I picked Kearney as the target for the day. As we got close, we could see the river south of the highway had overflowed its banks. The storm on the radar this morning had looked severe and here was the evidence. In Kearney, we checked into the Super 8. This chain comes in all shapes and sizes and this one was at the lower end of the scale. After we ate at the nearby Perkins, we returned to find the bike sidestand had sunk into the asphalt parking lot. I can't understand a hotel having a residential grade paving job where the summer temperatures often break 100 degrees. On the plus side, the tornado procedures were prominently posted at the front desk.

I worked on some blog/bill stuff and then went outside for a few moments. At 10:10, lightning was visible off to the west. By 11:00, a severe storm passed just south of us with Kearney only getting light rainfall. Right after that, I went to bed.

Today's Route (672 Miles):

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Sunday, June 20, 2010

Topaz Lake Nevada to Evanston Wyoming

We were up and ready to go at 6:00 AM. There was a sizable group getting ready and we said our goodbyes. Sherm and the faithful truck/Harley combo were off to Yuma Arizona to drop off some things at their winter place. We've been sharing a room for a week and a half and it has been a memorable time. Sherm, as always, is our favourite traveling companion. Thanks for the memories and we'll see you next time around.

In addition to the VROCers, the Arab speaking crowd was up and loading their camo packs and prayer rugs in their vehicles for another day of what the front desk called "war games" in the desert. I know profiling isn't allowed but I hope someone called the FBI to have these guys checked out.

We rolled out of the lot at 6:03 under clear skies and in 7C air. Heading east has the double challenge of fighting the morning sun in your eyes and losing time to the zones. We took Nevada 208 at Holbrook Junction, cruised through Wilson Canyon without seeing any deer and rolled up US 95 through Silver Springs to where we caught I-80 in Fernley.

I swapped Sandy's upper headset cord for the spare in the trunk. Hers is a different type than mine and I wanted to get her fixed for the trip home. To keep from mistaking bad cords for good, I threw all the old cords away. It seems I should have done this sooner because the cord I installed was worse than the one she had before. Unfortunately, I threw the other one away. My bad. I am now going to order her a whole new headset to get things current. Mine, however, is better because I taped the upper cord to the helmet to reduce play in the bad connection.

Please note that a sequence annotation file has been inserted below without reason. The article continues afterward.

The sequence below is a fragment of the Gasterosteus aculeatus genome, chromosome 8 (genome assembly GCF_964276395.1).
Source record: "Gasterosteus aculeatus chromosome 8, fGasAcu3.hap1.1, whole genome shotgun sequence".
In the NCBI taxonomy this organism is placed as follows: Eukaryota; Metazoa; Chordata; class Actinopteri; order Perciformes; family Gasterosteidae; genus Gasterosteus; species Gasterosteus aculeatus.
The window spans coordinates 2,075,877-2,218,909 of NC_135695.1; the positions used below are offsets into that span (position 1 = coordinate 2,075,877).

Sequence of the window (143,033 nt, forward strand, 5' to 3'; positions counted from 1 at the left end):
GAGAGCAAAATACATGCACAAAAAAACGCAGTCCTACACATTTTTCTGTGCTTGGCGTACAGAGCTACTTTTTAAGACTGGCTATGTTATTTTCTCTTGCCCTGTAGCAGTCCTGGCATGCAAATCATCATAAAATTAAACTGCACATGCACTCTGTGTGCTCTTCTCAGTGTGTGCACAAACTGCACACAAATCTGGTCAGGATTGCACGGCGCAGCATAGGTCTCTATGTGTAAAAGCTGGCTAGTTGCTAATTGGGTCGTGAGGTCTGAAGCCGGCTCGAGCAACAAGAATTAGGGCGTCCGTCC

Headed east on I-80, we stopped for gas and breakfast in Lovelock. I took my sweater off. By 9:30, I was starting to get drowsy so we took our four minute stop in Winnemucca where I had a 5 Hour Energy drink and put my sweater back on. It was staying cool. We kept meeting large numbers of westbound motorcycles I figured were coming from the Elko rally.

Winnemucca Nevada welcomes us

The ride was uneventful until our gas stop in Carlin. We were at a Texaco station and Sandy went in to use the facilities. When she came out, I went in and got a coffee. When I came back out, Sandy was excited and shouting at me about dusters. It seems that a larger one came right over her, with the dust and dirt all over the bike as evidence. I could see where it was continuing on its merry way.

The duster in Carlin Nevada

Hoodoos somewhere in Nevada

As we headed east with a tailwind, there was a large line of cumulus clouds building to the north. No problem for us because we weren't going that way. Once we passed Elko, the motorcycles were going our way. At Wells, an Idaho rider told me they had estimated 30,000 people in Elko for the weekend.

Clouds north of us

I-80 has a few curves over ranges but is mostly straight, like a wider version of US 50.

Looks like an interesting road

Until you see what's on the other side

Between Wells and Wendover, the temperature finally started to climb. We crossed the Utah state line and gave back an hour as we started across the salt flats. The temperature hit 32C as we crossed, a far cry from the 40+ we have seen here in the past. The tailwind, however, became a strong crosswind from the south. We did note that the Tree of Utah has now been fenced in.

Approaching the Salt Flats

The Salt Flats

The Tree of Utah is now fenced in

Across the flats, we stopped at a McDonalds in Lakepoint, Utah. This one had a trash can that opened automatically and thanked you for the deposit. I really wasn't ready for talking trash cans. From there, we rode uneventfully through Salt Lake City and started up the mountains east of town. We reached Parley's Summit at 7,010 feet, before descending a little. The road from there was grades and descents with a lot of 45 MPH curves. We stopped at an overlook beside the Echo Reservoir for our last break of the day.

Great Salt Lake

Mountains behind Salt Lake City

I-80 climbing out of SLC

Still climbing to Parley's Summit

Echo Reservoir

I-80 I-84 junction

The climb up to Evanston, our stop for the evening, was bordered by beautiful red rock formations.

Red rock climbing to Evanston Wyoming

Arriving in Evanston, I fueled before heading for the Comfort Inn. At the pumps, we saw an old Ford Model A fueling up. This was an unusual thing, or so we thought. Imagine our surprise when we pulled into our hotel and found about fifteen of them. It seems the Model A Car Club of California was following the route of the Pony Express eastwards. Another group left St. Joe Missouri heading west and they would meet in Casper Wyoming.

Model A at the gas pumps - how rare is that?

Not really - our hotel lot

We walked to Lotty's Liquor Store, Lounge and Restaurant for supper. It looks like they are remodeling to a 50's theme. The meatballs in our sandwich were OK but the hoagie roll, hand cut fries and home made chips were excellent. Soon after, we turned in.

Today's Ride (650 Miles):